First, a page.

Insufficient breast tissue, a false diagnosis?

A case study

A mother and her 3 month old baby presented at the International Breastfeeding Centre in Toronto because of late onset sore nipples. I noted that the baby had a tongue tie, previously undiagnosed, which was one reason that caused the baby not to latch on well. Late onset sore nipples is usually due to late onset decreased milk supply.

There were several reasons why this mother would have had a decrease in her milk supply.

The mother, based solely on the appearance of her breasts (see photo 1), was diagnosed immediately after the birth as having “insufficient glandular tissue”. Based on this diagnosis, the baby was immediately, at his very first feeding, supplemented with formula with a lactation aid at the breast.

Is it IGT?

Photo 1: This mother was diagnosed as IGT simply on the basis of the appearance of the breasts. In spite of this false diagnosis, she went on to breastfeed exclusively by the time the baby was 6 weeks of age. The diagnosis of Insufficient glandular tissue should not be made only on the basis of the appearance of the breast.

The shape of the breast does not always determine milk production

Photo 2 : This mother, a different mother than in photo 1, was diagnosed as having insufficient glandular tissue, partly based on the shape and size of her breasts. In spite of the diagnosis, with support, she was able to breastfeed exclusively.

The baby was on a bottle for the first 6 weeks of his life. The baby was also using a nipple shield starting at 2 weeks of age and was on it for 20 days.

When we saw the baby at 3 months of age, the mother, on her own, had managed to get the baby off the bottles (except for 1 or 2 small bottles of expressed milk a week), and off the nipple shield. Thus, when she and the baby presented at the clinic, the baby was exclusively breastfed and had been so for 6 weeks. The baby was growing well and drinking well at the breast despite the initial “diagnosis” of insufficient glandular tissue.

We released the tongue tie, only one of the causes of her late onset sore nipples.

Insufficient glandular tissue is a diagnosis that should be avoided. For several reasons:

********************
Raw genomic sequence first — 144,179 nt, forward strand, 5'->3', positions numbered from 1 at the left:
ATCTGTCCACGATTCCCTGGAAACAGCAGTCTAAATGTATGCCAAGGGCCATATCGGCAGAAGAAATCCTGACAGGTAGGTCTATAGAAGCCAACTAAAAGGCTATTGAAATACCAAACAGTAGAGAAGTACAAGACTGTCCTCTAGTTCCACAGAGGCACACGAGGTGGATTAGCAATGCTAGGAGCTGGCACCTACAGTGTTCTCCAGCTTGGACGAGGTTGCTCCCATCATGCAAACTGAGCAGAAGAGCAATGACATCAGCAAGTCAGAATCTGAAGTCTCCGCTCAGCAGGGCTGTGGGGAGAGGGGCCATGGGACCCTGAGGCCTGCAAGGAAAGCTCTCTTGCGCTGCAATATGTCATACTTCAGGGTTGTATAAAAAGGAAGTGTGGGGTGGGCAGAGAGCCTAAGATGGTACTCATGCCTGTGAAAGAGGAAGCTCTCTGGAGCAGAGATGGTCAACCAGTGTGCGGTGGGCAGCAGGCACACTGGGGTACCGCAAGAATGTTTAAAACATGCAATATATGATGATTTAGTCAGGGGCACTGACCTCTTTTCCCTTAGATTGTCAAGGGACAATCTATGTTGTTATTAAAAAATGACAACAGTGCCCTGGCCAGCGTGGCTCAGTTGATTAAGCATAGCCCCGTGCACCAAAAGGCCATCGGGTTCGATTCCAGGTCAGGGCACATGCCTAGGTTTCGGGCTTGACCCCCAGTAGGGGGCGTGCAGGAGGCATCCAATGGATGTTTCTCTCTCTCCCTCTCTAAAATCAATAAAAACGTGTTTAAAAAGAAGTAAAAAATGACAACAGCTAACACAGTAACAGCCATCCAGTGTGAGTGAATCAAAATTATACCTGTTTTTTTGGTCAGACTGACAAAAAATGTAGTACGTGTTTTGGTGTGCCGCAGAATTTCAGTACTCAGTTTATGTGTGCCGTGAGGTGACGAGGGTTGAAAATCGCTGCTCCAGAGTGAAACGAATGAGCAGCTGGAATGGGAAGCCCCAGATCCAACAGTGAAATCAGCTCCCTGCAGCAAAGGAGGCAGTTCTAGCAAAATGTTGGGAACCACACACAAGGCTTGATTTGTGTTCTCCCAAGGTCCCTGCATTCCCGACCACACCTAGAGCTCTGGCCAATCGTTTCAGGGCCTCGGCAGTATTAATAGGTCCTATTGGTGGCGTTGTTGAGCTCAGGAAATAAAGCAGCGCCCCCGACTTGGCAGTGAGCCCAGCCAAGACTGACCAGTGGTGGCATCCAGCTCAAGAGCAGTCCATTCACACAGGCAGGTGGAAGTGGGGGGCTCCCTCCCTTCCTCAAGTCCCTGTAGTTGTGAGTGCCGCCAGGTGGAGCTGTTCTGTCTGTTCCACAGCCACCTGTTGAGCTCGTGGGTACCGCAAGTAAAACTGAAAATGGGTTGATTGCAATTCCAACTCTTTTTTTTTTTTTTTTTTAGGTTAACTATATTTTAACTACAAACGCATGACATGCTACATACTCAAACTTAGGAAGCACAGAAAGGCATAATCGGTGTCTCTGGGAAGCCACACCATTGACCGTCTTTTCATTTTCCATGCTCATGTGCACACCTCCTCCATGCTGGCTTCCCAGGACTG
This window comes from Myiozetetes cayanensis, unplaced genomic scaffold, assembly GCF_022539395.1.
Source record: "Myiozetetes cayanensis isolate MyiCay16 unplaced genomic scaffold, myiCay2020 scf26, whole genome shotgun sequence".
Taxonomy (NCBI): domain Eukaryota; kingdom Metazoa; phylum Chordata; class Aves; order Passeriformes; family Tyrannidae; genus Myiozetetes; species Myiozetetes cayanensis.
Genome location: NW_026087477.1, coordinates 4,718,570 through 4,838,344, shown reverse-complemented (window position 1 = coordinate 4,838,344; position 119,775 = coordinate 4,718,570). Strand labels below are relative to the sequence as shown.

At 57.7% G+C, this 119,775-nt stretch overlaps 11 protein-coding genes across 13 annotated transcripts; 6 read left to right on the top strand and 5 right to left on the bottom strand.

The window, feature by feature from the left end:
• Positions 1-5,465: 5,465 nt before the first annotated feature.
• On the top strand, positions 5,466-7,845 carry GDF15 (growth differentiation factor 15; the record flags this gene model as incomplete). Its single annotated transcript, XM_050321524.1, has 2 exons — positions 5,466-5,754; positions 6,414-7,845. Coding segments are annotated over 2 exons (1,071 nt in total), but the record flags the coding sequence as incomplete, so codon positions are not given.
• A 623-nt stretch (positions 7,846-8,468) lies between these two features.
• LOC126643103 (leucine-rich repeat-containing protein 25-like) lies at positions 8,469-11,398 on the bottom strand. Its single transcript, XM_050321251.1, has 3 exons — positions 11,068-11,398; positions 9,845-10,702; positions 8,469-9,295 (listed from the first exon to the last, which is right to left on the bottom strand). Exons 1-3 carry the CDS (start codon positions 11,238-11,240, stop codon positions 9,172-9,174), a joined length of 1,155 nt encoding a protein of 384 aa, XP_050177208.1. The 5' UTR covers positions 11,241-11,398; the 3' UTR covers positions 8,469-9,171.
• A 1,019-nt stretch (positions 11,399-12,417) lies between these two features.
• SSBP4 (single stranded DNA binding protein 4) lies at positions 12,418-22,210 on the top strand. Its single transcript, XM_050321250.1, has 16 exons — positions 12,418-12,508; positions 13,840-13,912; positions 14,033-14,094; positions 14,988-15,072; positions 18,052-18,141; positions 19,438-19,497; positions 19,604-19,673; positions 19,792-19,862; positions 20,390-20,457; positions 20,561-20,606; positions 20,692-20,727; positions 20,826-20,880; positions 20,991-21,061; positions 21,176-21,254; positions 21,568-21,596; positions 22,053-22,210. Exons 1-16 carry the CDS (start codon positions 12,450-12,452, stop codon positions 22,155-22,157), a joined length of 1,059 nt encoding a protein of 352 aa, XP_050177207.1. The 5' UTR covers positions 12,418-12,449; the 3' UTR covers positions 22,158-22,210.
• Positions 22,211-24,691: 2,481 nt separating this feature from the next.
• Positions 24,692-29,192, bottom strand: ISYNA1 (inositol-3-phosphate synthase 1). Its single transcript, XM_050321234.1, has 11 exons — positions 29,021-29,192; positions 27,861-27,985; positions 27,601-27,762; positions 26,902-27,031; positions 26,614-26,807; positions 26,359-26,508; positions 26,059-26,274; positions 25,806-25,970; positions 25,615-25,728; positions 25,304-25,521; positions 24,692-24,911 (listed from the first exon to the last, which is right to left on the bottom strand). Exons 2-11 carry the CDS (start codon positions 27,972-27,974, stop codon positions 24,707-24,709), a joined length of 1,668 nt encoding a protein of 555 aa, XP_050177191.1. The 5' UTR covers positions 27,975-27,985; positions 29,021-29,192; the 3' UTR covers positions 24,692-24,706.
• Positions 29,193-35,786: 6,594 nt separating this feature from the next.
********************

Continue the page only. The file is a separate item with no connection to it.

1. It is a “diagnosis” which essentially tells the mother that there is no hope she will ever breastfeed exclusively.
  2. As these two cases show, nobody can look at a woman’s breasts and nipples and predict her ability to breastfeed exclusively. In fact, we have had other such cases where the diagnosis of insufficient glandular tissue had been made and the mothers were able to breastfeed exclusively.
  3. As in the case discussed, the baby was supplemented immediately after birth, based simply on the appearance of the mother’s nipples and breasts (see photo) even though, later on she was able to breastfeed exclusively. Given that, why would she not be able to breastfeed exclusively from birth?
  4. Because of this false diagnosis, many interventions were imposed on this mother and baby pair, which resulted in unnecessary supplementation, use a nipple shield (how does a nipple shield help with “insufficient milk supply”, but despite these unnecessary interventions, the mother eventually managed to breastfeed exclusively.
  5. Instead of looking at the at the size and shape of the breast, health providers should be watching the baby at the breast, because it is quite possible to know if the baby is drinking well at the breast, or not, or something in between. See videos below.
  6. New mothers are set up for failure when they receive such a “diagnosis”. They may decide that breastfeeding is not going to work and may not persist in getting good hands on help.


Here is our approach when the baby may not be getting enough from the breast:

  1. Get the best latch possible. A baby with a tongue tie, by definition, does not have a good latch,
  2. Know how to know the baby is getting milk from the breast or not: Click these links Really good drinking with English text, Twelve day old nibbling, English Text, “Borderline” drinking for video clips showing babies drinking well at the breast, or not.  Watch the videos, read the texts and then watch the videos again.
  3. Use breast compressions to increase the milk intake of your baby: . Breast compression is like pumping but instead of pumping into a container, you pump directly into the baby. Pumping is hard work and very often discouraging for the mother if she gets only very small amounts.
  4. When the baby is falling asleep at the breast and not drinking, switch sides and go back to point 1.
  5. When the baby is not drinking on the second side, you may have to supplement, but supplement with a lactation aid at the breast. For this device to work, the baby needs a good latch and the tube needs to be well placed. Even if you need to supplement, if you use this device, you are still breastfeeding.
  6. Domperidone can increase your milk supply. Read carefully: domperidone. We start with a dose of 30 mg (3 tablets) three times a day and often go up from there.
  7. The bottle is a problem. Even if you must supplement, it is better to supplement with a lactation aid at the breast.  Breastfeeding is more than breastmilk. Keeping the baby at the breast also helps increase the milk supply even if you are supplementing.

Need help with breastfeeding?  Make an appointment at our clinic.

Copyright: Dr Jack Newman, MD, FRCPC, Andrea Polokova, 2019, 2021